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August 17, 1994

Refining the Treatment of Alcohol Withdrawal

Author Affiliations

From the National Institute on Alcohol Abuse and Alcoholism, Rockville, Md.

JAMA. 1994;272(7):557-558. doi:10.1001/jama.1994.03520070077042

An important advance of the past quarter century has been the use of benzodiazepines to treat alcohol withdrawal. The life-threatening consequence of alcohol withdrawal, delirium tremens, which formerly was a common cause for hospital admission, at least to public hospitals, is an uncommon occurrence today. The landmark multihospital controlled trial conducted by Kaim et al1 comparing chlordiazepoxide with placebo and three other drugs established the therapeutic efficacy of benzodiazepines for alcohol withdrawal. This fact is sometimes lost sight of as newer pharmacologic agents are introduced and evaluated for treatment of alcohol withdrawal. Because there are different drugs available to treat alcohol withdrawal, physicians may be confused as to which one and which dosage regimen should be used as first-line therapy.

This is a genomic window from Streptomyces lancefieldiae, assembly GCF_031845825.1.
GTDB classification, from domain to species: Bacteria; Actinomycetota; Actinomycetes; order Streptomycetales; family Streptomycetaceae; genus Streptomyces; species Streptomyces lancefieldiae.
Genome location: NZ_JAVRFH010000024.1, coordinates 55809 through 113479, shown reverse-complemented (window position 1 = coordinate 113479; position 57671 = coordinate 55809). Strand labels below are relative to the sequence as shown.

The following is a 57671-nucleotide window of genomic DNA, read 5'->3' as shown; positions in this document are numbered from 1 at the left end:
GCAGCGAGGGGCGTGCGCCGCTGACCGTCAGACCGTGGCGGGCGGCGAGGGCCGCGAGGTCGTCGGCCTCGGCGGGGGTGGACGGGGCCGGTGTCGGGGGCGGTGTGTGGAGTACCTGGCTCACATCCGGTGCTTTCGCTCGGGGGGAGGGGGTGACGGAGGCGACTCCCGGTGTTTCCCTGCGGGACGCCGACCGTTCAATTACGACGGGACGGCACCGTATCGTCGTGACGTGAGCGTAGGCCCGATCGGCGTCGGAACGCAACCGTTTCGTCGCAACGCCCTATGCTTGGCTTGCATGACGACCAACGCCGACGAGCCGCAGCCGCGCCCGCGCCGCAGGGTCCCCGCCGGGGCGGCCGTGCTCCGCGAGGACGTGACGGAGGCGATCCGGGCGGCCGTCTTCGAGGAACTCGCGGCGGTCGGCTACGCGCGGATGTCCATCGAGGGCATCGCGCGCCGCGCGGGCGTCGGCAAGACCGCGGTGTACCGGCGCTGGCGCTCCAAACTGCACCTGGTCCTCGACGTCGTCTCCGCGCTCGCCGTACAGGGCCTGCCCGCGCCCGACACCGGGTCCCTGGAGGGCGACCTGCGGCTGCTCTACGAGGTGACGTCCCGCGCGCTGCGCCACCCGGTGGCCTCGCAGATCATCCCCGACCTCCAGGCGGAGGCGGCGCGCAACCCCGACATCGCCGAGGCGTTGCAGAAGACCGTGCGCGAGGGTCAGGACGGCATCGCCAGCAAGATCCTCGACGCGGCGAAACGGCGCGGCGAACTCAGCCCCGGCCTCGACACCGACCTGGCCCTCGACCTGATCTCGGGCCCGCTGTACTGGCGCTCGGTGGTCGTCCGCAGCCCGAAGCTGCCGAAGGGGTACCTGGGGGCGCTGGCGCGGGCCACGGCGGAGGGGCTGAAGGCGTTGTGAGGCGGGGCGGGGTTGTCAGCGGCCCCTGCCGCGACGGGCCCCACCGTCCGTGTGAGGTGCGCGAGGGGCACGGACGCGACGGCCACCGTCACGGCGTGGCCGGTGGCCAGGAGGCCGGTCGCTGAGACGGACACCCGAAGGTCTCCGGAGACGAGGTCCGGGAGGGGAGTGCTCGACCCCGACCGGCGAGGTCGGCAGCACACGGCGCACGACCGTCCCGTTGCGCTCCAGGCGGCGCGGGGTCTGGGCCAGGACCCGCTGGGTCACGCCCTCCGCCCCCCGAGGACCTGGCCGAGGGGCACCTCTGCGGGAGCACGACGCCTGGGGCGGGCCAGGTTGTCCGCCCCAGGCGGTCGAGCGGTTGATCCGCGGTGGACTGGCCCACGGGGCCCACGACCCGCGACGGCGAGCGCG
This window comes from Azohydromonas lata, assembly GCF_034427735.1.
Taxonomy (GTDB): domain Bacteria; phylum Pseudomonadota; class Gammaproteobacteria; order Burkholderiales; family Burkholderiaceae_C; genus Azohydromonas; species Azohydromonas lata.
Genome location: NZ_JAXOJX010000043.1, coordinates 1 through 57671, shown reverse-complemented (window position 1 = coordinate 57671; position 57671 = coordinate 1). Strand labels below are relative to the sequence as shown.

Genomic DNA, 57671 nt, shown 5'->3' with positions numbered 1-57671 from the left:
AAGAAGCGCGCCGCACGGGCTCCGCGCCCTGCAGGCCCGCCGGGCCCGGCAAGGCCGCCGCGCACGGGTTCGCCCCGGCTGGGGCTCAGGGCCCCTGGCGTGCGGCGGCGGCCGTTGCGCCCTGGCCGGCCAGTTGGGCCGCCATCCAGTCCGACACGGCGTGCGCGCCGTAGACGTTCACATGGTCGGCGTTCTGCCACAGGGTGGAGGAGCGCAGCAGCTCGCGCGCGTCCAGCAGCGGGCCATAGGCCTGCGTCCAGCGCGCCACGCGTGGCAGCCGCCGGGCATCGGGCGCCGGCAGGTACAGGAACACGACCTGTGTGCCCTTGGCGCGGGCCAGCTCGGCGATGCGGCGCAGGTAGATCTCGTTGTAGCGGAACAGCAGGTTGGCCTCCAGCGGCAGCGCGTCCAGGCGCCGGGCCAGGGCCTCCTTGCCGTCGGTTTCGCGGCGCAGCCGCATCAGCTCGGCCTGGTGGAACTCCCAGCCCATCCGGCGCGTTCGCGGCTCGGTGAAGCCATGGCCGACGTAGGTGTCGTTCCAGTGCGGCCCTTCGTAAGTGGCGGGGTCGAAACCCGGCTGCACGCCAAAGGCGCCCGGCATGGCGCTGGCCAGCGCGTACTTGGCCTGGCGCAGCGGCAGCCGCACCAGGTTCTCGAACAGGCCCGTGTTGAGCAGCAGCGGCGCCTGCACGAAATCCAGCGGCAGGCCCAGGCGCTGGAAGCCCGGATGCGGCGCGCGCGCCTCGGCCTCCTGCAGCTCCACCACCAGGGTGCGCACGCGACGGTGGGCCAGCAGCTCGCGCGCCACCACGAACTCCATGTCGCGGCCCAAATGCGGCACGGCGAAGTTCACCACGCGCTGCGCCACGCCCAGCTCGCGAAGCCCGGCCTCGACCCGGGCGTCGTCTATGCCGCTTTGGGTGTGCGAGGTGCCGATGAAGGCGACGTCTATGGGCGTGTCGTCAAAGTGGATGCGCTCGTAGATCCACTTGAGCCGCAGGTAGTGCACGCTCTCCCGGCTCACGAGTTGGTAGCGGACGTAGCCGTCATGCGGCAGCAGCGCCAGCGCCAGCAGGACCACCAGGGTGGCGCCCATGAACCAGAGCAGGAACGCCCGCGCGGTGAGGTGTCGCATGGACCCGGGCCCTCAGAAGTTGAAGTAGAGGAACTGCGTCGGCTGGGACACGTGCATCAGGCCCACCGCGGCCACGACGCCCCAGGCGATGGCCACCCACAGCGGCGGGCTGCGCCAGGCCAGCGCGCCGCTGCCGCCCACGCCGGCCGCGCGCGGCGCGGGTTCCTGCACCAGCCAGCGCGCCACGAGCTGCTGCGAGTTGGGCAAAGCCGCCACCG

See also p 519.

For example, clonidine is effective for treatment of alcohol withdrawal symptoms2 but is not recommended as first-line therapy because it does not prevent seizures.

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